July 25, 2012 - TC39 Meeting Notes
brendan at mozilla.org
Mon Jul 30 16:12:03 PDT 2012
Allen Wirfs-Brock wrote:
> On Jul 30, 2012, at 2:56 PM, Brendan Eich wrote:
>> Allen Wirfs-Brock wrote:
>>> The commonly used semantics of ES5's bind did not differ
>>> significantly any other widely used implementation of a
>>> Function.prototype.bind method. so replacing one with the other
>>> wasn't disruptive.
>> Could be, but there were differences:
>> I think you're on thin ice arguing this was so much less signfiicant
>> than Object.extend (or let's say Object.update).
> Perhaps. I think the most important compatibility situation is when
> the old and new names are the same. For example,
> Function.prototype.bind or Object.extend. I understood that
> Function.prototype.bind was more common before ES5 than it may have
> really been. However, in my reading of the MooTools docs
> (http://mootools.net/docs/core/Types/Function#Function:bind ) it
> sounds very similar to ES5 bind
Read all the docs, not just MooTools. Dojo's hitch takes a string or a
function (if string, it looks for that method "in scope"). PrototypeJS
didn't forward new attempts to the target. Etc.
>>> Object.extends and similar but differently named or located
>>> framework functions are not nearly as well aligned in their core
>> First, "differently named" applied to bind precursors, e.g. Dojo's hitch.
>> Second, here's a post from jresig years ago:
>> This is out of date, but note how for-in is used in all cases.
>> There's a lot of common ground here, and some uncommon bits that look
>> not a whole lot bigger or different-in-kind from the bind/hitch/etc.
>> ones we overcame in ES5.
> The JSFixed proposal uses getOwnPropertyNames
We were talking about precedent in libraries, not JSFixed, but ok.
> rather than for-in and I can't imagine that we would adopt a semantics
> that copied inherited properties similarly to a for-in based
It may not matter. The rule has been "Object.prototype is verboten" and
the pattern generally uses an object (literal, even), not an array whose
prototype has been extended by assignment, as the source. So no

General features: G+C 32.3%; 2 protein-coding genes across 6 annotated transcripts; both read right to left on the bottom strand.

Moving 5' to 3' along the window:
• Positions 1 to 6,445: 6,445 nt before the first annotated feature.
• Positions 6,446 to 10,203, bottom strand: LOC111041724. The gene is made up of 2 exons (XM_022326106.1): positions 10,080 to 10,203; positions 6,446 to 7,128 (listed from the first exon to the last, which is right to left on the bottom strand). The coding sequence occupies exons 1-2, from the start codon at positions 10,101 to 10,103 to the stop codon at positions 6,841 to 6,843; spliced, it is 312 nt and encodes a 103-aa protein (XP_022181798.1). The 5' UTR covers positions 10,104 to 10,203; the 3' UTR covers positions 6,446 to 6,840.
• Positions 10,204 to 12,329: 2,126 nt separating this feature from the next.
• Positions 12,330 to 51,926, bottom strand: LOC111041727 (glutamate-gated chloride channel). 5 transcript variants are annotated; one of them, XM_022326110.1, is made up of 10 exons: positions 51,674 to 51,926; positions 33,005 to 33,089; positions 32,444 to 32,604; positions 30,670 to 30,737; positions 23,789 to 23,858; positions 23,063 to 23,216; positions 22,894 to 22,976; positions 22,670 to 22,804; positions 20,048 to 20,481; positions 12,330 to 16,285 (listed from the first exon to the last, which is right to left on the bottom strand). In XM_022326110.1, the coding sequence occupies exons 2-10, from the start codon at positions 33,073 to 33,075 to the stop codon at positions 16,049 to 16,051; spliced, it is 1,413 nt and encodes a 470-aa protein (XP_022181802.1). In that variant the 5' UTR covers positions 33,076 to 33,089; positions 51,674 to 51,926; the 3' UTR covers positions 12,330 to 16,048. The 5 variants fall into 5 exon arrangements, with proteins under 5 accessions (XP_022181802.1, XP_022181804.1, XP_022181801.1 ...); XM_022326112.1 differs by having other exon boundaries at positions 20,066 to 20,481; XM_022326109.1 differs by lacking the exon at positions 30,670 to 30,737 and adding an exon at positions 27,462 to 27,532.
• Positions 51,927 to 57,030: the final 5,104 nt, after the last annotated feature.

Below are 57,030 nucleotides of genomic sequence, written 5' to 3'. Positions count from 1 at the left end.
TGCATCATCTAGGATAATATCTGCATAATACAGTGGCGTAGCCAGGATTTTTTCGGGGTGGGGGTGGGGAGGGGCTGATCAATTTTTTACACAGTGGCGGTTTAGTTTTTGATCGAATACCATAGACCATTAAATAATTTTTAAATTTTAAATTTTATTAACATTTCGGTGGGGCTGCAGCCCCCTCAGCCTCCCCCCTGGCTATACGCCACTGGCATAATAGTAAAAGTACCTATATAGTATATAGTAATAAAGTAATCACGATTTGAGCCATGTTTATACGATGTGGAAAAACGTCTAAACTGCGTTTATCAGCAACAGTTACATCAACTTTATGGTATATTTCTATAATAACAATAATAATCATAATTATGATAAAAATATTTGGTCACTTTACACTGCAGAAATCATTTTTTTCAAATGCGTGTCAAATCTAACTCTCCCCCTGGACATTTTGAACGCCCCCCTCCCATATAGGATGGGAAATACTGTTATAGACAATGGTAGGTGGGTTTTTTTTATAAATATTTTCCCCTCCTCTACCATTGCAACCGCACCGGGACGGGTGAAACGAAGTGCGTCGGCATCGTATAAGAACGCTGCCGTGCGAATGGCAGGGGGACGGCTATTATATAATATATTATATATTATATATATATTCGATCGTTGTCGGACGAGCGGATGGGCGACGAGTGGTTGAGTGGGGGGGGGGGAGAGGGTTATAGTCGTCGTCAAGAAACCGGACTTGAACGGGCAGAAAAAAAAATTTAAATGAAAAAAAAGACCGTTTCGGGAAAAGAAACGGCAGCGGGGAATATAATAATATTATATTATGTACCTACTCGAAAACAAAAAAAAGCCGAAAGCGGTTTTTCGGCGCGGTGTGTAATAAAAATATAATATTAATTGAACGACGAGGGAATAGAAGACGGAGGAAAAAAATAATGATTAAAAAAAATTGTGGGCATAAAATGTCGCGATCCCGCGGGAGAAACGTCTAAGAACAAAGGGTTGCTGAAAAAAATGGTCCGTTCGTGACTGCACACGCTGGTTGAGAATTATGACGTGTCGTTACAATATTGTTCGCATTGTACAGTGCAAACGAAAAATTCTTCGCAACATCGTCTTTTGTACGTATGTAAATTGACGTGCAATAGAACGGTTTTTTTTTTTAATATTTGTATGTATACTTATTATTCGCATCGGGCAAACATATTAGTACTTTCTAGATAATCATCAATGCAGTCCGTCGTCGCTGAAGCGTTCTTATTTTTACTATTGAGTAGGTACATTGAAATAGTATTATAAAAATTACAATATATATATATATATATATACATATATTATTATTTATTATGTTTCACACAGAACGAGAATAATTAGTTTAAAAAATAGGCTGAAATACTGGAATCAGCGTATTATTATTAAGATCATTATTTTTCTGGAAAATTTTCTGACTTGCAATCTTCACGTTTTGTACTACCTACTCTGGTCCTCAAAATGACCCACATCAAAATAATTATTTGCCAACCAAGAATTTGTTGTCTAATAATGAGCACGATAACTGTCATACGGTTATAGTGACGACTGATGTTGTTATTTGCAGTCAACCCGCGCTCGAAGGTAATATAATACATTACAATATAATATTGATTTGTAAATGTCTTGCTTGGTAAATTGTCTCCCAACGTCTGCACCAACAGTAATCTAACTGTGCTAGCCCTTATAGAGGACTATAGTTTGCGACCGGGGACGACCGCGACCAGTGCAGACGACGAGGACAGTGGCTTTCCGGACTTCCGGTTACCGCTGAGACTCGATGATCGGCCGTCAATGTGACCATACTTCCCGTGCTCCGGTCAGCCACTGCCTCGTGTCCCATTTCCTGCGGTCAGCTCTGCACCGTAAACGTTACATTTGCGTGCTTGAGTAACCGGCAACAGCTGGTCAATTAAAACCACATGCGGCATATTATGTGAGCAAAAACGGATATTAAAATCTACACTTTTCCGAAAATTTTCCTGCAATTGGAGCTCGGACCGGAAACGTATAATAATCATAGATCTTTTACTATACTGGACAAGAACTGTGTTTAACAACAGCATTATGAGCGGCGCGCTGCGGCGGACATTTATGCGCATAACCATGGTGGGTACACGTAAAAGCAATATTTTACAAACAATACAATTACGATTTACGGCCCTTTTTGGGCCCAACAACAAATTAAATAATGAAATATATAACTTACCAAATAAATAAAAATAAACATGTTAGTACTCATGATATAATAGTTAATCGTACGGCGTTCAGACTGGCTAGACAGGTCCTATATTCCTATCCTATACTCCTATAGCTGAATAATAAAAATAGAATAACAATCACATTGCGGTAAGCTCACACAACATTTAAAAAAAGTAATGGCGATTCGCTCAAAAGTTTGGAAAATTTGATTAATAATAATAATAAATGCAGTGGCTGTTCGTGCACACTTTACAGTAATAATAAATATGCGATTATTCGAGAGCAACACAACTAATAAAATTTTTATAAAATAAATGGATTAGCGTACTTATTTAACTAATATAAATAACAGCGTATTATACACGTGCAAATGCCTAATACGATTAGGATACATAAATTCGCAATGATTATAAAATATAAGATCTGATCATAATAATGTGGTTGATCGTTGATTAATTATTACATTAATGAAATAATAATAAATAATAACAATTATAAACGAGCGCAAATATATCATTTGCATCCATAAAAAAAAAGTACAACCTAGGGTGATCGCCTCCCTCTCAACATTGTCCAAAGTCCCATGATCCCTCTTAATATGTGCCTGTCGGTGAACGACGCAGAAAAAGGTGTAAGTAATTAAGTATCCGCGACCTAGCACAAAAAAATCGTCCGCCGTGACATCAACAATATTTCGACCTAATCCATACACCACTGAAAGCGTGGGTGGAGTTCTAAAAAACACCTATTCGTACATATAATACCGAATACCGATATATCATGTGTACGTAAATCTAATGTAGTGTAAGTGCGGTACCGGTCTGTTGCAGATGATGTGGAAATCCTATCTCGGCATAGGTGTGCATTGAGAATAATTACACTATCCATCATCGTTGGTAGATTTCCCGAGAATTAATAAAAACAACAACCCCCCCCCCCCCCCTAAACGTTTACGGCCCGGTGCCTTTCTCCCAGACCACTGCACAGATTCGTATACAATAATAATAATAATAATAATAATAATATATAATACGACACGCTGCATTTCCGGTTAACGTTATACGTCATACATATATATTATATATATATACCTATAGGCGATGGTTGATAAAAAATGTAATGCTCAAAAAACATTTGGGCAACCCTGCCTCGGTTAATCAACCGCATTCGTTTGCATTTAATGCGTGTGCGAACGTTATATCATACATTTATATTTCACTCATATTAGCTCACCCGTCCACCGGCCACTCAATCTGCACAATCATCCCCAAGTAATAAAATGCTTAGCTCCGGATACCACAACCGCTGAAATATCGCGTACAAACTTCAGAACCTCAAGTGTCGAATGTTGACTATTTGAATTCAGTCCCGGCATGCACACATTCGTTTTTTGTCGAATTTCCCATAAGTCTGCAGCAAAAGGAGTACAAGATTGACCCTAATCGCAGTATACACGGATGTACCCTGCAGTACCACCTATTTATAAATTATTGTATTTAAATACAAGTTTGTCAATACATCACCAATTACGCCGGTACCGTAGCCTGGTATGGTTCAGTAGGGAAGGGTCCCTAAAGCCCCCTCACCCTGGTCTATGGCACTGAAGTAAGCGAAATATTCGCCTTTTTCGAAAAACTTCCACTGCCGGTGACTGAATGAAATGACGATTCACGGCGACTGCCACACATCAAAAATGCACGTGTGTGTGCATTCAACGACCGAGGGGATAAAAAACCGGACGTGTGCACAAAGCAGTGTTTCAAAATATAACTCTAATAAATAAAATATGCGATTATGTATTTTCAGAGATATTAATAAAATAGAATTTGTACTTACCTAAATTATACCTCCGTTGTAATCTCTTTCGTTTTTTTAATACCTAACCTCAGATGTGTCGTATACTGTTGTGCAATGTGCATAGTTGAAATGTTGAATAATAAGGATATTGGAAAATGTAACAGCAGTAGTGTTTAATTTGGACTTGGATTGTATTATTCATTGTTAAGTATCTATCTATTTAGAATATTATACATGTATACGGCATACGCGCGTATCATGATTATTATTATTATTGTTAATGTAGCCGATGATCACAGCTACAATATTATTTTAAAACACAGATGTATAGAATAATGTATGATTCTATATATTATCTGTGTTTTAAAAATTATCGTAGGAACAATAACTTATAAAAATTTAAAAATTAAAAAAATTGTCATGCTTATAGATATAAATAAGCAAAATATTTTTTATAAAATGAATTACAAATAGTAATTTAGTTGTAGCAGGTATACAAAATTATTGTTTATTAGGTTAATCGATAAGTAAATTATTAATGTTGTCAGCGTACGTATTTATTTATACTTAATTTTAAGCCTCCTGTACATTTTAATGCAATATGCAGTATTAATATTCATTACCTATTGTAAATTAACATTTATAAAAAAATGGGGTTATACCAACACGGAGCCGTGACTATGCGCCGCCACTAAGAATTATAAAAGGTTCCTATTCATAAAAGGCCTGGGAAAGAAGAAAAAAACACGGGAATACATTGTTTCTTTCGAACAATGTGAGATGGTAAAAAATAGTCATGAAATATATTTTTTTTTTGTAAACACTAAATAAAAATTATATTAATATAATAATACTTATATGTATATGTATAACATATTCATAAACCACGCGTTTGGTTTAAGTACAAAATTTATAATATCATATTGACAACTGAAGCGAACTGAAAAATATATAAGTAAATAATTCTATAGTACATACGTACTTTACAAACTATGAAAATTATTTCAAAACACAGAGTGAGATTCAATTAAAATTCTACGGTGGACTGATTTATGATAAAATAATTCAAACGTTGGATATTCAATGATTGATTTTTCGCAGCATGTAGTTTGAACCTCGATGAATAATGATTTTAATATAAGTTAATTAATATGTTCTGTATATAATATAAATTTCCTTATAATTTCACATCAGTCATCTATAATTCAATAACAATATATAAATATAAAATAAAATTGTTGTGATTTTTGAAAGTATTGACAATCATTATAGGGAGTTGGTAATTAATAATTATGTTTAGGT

proto-pollution occurs in practice.
So I suspect we would be fine spec'ing Object.getOwnPropertyNames. That
is on the level of the changes made from progenitor bind-like functions,
in reality (due to the best-practices mentioned above).
> Similarly, I can't imagine that we wouldn't correctly handle accessors.
Right, but the precedents predate ES5 so this is no surprise. It's sort
of like Prototype's not forwarding new, arguably "worse" but hard to say.
> If a new method has to be polyfillable back to ES3 then its semantics
> needs to be more limited. A much better job can be done if you only
> have to polyfill for ES5. But that doesn't really provide anything new.
Now you're picking a fight. The point is *not* to provide something new
if the use-case would be met by an API that can be polyfilled -- as many
use cases can, since the call sites pass *object literals*.
What the API provides is the ability to do without a transpiler. That's
a big deal.
> If it is important, why isn't somebody in the community evangelize a
> sound de facto standard ES5 level extend-like function that all
> frameworks could adopt.
We did not insist on such a condition when we put bind into ES5. But now
you are definitely rehashing something I thought we were past: we do not
require one winner in detail to adopt something. If we did, nothing much
would get adopted.
> TC39 isn't necessary for such a thing to be widely adopted.
That applies to bind-like functions too and it's irrelevant.
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